Drummer is now third on the lifetime points list behind his sire. He’s closing in on a ranking of second, expected within a few months, said Wright, who competes in the NRHA and National Reined Cow Horse Association as well.
“I can’t stress enough how good a client she’s been to me,” Wright said, noting that Voloshin, of Craig, Colo., has stuck with him most of the 20 years he has been training horses. “She’s had a lot of good horses,” he said, admitting that the big-hearted Drummer, whose second dam was a daughter of Gay Bar King, is his favorite.
Drummer (Drum N Up Spots [PT] x Gay Bar Gold Dust [PT] x Shots Flying Spark [PT]) has collected seven world championships between his cow horse efforts and roping endeavors. This year, Drummer was first in Senior Working Cow Horse, scoring a 422.5, as well as fourth in Senior Reining, third in Senior Heeling, sixth in Senior Tie-Down and 12th in Senior Heading.
Junior Working Cow Horse
Like father, like son: Gay Bar Drummer established himself as a World Champion sire this year when his son, Tru Oakley, won the Junior Working Cow Horse class, also with Wright aboard.
“He’s just really green yet, and I was debating whether to even bring him, but it all worked out really well. He’s 4 years old and he’s been rode about as much as most 2-year-olds. I think in another year, he’s going to be a lot of fun,” Wright said of the grulla tobiano stallion.
Tru Oakley, who is out of Lady Rolex (PT), a mare by Voloshin’s senior stallion, A Tru Rolex (PT), already has colts on the ground, Wright said. “His first crop was born this spring. He’s got some really nice babies. I’ve got a lot of high hopes for this horse.”
“It was awesome to watch him follow in his sire’s footsteps,” said Voloshin, who breeds about 30 foals a year. “It’s a dream, and one that is ongoing.”
Tru Oakley also placed ninth in Junior Reining. Another of Drummer’s 4-year-old sons, Drummin To The Beat, owned by CDJ Performance Horses, won Reserve Championships in Junior Heading and Junior Heeling.
Grant Setnicka couldn’t have hoped for a better World Show. He arrived in Fort Worth from his Grandview, Texas, ranch with two 3-year-olds who were ready to lay it on the line. He showed both horses in two classes, and each left with a winning title.
Wanna Reyz Hal, a Halreycious gelding out of owner/breeder Susan Hearst’s Grays Starlight mare Juana Twinkle (PT), marked a 212 in a difficult class to win the Junior Cutting and earn the APHA World Championship. Setnicka also finished as Reserve Champion with Juan Starstruck Cat.
“It felt good. I’ve had some success [at Paint World] and it makes you feel good going into the NCHA [National Cutting Horse Association] Futurity,” the trainer said after his second day of victory at the show. “Both horses felt good today, but the cattle were a bit tough.”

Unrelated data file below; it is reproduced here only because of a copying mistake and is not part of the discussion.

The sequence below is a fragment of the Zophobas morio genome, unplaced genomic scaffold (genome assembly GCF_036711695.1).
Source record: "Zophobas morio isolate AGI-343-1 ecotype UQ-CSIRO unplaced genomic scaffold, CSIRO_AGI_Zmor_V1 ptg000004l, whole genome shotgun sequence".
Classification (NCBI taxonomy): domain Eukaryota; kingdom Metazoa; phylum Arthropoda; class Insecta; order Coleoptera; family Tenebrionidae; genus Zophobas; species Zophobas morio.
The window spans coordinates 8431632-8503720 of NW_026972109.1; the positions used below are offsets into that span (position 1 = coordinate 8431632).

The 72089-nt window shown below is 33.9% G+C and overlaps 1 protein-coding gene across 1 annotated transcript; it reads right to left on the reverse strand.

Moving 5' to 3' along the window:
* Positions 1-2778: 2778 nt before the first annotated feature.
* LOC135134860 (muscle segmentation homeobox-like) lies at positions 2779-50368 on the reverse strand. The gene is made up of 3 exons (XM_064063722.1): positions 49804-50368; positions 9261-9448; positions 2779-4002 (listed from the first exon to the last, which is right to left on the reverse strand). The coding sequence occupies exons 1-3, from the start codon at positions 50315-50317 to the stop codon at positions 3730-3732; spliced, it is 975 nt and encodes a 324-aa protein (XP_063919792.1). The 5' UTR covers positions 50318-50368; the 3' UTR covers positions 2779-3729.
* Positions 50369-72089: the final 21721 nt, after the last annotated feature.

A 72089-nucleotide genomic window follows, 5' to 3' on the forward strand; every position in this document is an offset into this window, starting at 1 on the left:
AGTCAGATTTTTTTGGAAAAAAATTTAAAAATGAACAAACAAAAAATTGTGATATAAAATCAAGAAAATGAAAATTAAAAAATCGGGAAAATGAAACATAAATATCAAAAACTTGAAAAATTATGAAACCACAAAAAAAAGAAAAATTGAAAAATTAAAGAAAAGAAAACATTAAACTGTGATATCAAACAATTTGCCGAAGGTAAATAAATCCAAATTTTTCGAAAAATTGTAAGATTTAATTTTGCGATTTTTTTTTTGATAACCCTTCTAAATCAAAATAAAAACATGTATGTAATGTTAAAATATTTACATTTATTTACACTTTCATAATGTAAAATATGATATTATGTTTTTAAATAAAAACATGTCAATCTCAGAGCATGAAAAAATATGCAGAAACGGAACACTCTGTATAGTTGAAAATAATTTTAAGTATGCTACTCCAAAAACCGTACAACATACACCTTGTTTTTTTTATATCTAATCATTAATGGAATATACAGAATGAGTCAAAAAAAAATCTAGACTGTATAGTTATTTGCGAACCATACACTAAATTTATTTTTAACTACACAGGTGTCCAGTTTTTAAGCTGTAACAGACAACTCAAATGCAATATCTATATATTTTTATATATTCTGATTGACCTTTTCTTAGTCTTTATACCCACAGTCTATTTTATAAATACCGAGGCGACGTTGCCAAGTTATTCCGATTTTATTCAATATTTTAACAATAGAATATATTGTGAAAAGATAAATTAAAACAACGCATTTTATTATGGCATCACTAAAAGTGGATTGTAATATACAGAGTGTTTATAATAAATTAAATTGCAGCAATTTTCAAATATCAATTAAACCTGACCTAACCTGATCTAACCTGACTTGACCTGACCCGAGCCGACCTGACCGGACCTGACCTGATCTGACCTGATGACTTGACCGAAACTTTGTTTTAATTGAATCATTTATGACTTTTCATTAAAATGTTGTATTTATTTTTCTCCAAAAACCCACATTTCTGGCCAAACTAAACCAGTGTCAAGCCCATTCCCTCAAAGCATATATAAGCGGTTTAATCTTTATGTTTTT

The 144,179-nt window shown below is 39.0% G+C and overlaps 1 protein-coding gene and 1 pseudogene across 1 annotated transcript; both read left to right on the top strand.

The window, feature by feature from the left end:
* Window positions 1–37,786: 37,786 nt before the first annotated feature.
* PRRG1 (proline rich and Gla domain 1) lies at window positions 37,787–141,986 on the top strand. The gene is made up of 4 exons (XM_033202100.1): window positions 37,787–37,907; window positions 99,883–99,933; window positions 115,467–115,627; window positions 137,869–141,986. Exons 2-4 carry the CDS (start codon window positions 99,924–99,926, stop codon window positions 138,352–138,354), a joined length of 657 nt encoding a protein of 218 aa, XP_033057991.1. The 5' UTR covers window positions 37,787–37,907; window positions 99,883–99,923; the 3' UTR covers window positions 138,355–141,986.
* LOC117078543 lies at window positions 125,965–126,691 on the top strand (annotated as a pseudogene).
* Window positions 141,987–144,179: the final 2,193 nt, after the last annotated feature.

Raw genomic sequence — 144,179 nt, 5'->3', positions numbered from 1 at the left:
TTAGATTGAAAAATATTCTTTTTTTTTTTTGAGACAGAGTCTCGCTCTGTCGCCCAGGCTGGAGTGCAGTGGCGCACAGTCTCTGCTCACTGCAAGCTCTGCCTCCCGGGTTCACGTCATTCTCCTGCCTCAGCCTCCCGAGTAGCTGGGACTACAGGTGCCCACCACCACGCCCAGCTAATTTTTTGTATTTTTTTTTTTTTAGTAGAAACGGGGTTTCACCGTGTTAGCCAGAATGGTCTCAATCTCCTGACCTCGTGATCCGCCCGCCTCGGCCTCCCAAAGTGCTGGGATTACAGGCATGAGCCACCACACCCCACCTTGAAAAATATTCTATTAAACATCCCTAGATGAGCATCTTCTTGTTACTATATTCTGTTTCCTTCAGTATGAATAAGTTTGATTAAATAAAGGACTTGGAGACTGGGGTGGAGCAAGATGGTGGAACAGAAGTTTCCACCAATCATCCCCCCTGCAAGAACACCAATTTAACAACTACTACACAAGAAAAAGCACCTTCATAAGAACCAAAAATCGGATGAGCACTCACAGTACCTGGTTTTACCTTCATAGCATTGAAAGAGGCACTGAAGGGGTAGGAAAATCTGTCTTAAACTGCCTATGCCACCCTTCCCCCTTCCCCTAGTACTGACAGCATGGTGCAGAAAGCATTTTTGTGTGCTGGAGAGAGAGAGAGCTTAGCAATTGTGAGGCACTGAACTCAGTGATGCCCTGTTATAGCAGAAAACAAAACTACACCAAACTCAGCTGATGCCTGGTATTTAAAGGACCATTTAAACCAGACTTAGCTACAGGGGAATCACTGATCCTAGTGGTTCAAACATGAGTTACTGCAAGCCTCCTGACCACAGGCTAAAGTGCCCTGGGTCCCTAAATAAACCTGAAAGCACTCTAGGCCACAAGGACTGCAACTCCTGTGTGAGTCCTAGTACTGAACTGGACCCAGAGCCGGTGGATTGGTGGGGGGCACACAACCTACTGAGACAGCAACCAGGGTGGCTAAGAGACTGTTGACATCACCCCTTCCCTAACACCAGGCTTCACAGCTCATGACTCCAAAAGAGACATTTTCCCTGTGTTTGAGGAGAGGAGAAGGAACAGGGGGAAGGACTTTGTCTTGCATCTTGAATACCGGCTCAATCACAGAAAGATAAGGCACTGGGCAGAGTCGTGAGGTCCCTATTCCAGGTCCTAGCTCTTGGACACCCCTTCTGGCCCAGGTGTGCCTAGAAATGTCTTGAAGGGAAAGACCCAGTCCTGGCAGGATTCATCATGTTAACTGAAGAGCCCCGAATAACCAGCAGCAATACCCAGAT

Wanna Reyz Hal, nicknamed “Juan,” finished second in the 3-Year-Old Cutting Challenge the day before he was crowned a World Champion. For that performance, which scored a 216, the gelding earned $1,160, bringing his Equi-Stat record to $5,654. Earlier in the year, he was a Futurity finalist in Idaho, where he tied for second in the Gelding class and 10th overall.
Juan Starstruck Cat took second in the Junior Cutting, but the Champagne Ranch-owned and -bred mare marked a 218 to win the 3-Year-Old Cutting Challenge. “Cuba” took home bragging rights for an APHA World Show Championship, as well as a check for $1,740.
“I made the Idaho and West Texas [Futurity] finals on Cuba,” Setnicka said. “I’m pretty sure Champagne Ranch wants to keep her, because they raised her and I think they’re pretty partial to her.”
Juan Starstruck Cat is by the Los Angeles, Calif.-based ranch’s stallion Juan Bad Cat (PT), out of Starstruck DB by Grays Starlight. With an early Equi-Stat record of $6,498, she ranks as his second-highest offspring after just two crops of show-age foals.
Altogether, Setnicka left the World Show, the third he’s attended, with his fourth Challenge win, third APHA World Championship, first Reserve World title and $2,900. The 30-year-old, who earned his first cutting check in 2006, is now approaching the $1 million mark.
“I think the APHA really tries to put on a good show. It’s a good little association,” Setnicka said. “My customers like the Paints, and they’re good horses and they want to cut. That’s why I’m here, and it was a really good show.”
4-Year-Old Cutting Challenge
It’s been six years since Brett Davis, of Texarkana, Texas, showed at the APHA World Show. The timing was a little difficult this year because of NCHA meetings, but luckily, Davis’ assistant and son, Bradey, was able to lend a hand getting Ima Pinta Playgirl ready.
“He got her ready and brought her over, and I just showed her,” Davis said. “I haven’t been in a few years and I haven’t shown the mare a whole lot, but she’s a nice mare.”
Ima Pinta Playgirl, by Taris Peppy Playboy and out of the Smart Lil Paradign mare Prissy But Smart (PT), marked a 216 from the second draw in the six-horse 4-Year-Old Cutting Challenge to win the Show Championship. The performance also earned owner Mark Lanning of Twisted L Ranch a check for $4,309.
“We were tickled,” Davis said. “She was really good and she’s been coming right along. She went in there and did her job. That’s all we can expect.
“She doesn’t get herself in a bind, and that’s a big thing,” he continued about the class. “The first cow I cut was one the help had to come down and move. A lot of times, a horse will cue on the help and try to guess which way the cow’s going to go. I was like, ‘Oh mare, just think right here!’ and she did her job.”
Lanning couldn’t be more excited for his mare to succeed at the World Show, which will start proving Twisted L Ranch’s Taris Peppy Playboy (Freckles Playboy x Taris Painted Girl x Peppy San Badger) as a quality sire. The 13-year-old is double-registered and one of only two overo stallions by Freckles Playboy, Lanning said. Unfortunately, he was injured as a 3-year-old, so he was never shown.
“This is great, because I raised [Ima Pinta Playgirl] and I raised her mother and her granddam. I also raised her sire,” Lanning said. “[Promoting a sire with no performance record] is one of the biggest challenges as a stallion owner. People want to see the stallion perform. This is a big step in the direction of making him a legitimate sire of cutting horses.”
Lanning debuted Ima Pinta Playgirl at the NCHA Futurity in the Amateur. From here, the mare will likely get seasoned at weekend events in the Open, and Lanning may show her more in limited-age classes. Lanning boasts earnings of $12,160 and Davis’ Equi-Stat record reflects $1.6 million.